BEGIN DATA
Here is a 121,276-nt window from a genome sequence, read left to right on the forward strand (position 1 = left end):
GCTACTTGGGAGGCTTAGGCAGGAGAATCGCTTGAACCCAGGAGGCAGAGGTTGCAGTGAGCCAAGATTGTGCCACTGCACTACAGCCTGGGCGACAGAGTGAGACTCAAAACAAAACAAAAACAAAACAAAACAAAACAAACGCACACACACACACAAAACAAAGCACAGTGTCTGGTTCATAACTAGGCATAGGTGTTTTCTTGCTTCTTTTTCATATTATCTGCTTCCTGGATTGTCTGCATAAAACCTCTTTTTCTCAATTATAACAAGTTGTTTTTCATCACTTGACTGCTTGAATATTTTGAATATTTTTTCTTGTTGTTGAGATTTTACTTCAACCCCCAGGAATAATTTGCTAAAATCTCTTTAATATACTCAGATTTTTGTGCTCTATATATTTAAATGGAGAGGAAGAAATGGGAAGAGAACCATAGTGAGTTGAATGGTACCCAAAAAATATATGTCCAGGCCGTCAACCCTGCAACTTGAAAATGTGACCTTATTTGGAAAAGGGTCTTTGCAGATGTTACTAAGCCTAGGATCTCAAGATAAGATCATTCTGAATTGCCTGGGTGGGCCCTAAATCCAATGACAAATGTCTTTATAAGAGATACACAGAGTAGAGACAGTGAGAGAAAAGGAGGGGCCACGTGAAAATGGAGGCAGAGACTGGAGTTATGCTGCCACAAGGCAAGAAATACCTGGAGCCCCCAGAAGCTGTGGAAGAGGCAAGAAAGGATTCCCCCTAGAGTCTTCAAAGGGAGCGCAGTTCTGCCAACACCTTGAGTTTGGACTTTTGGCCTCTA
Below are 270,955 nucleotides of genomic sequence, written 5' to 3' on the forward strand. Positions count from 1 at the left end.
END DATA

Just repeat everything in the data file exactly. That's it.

Here is a 121,276-nt window from a genome sequence, read left to right on the forward strand (position 1 = left end):
GCTACTTGGGAGGCTTAGGCAGGAGAATCGCTTGAACCCAGGAGGCAGAGGTTGCAGTGAGCCAAGATTGTGCCACTGCACTACAGCCTGGGCGACAGAGTGAGACTCAAAACAAAACAAAAACAAAACAAAACAAAACAAACGCACACACACACACAAAACAAAGCACAGTGTCTGGTTCATAACTAGGCATAGGTGTTTTCTTGCTTCTTTTTCATATTATCTGCTTCCTGGATTGTCTGCATAAAACCTCTTTTTCTCAATTATAACAAGTTGTTTTTCATCACTTGACTGCTTGAATATTTTGAATATTTTTTCTTGTTGTTGAGATTTTACTTCAACCCCCAGGAATAATTTGCTAAAATCTCTTTAATATACTCAGATTTTTGTGCTCTATATATTTAAATGGAGAGGAAGAAATGGGAAGAGAACCATAGTGAGTTGAATGGTACCCAAAAAATATATGTCCAGGCCGTCAACCCTGCAACTTGAAAATGTGACCTTATTTGGAAAAGGGTCTTTGCAGATGTTACTAAGCCTAGGATCTCAAGATAAGATCATTCTGAATTGCCTGGGTGGGCCCTAAATCCAATGACAAATGTCTTTATAAGAGATACACAGAGTAGAGACAGTGAGAGAAAAGGAGGGGCCACGTGAAAATGGAGGCAGAGACTGGAGTTATGCTGCCACAAGGCAAGAAATACCTGGAGCCCCCAGAAGCTGTGGAAGAGGCAAGAAAGGATTCCCCCTAGAGTCTTCAAAGGGAGCGCAGTTCTGCCAACACCTTGAGTTTGGACTTTTGGCCTCTA
Below are 270,955 nucleotides of genomic sequence, written 5' to 3' on the forward strand. Positions count from 1 at the left end.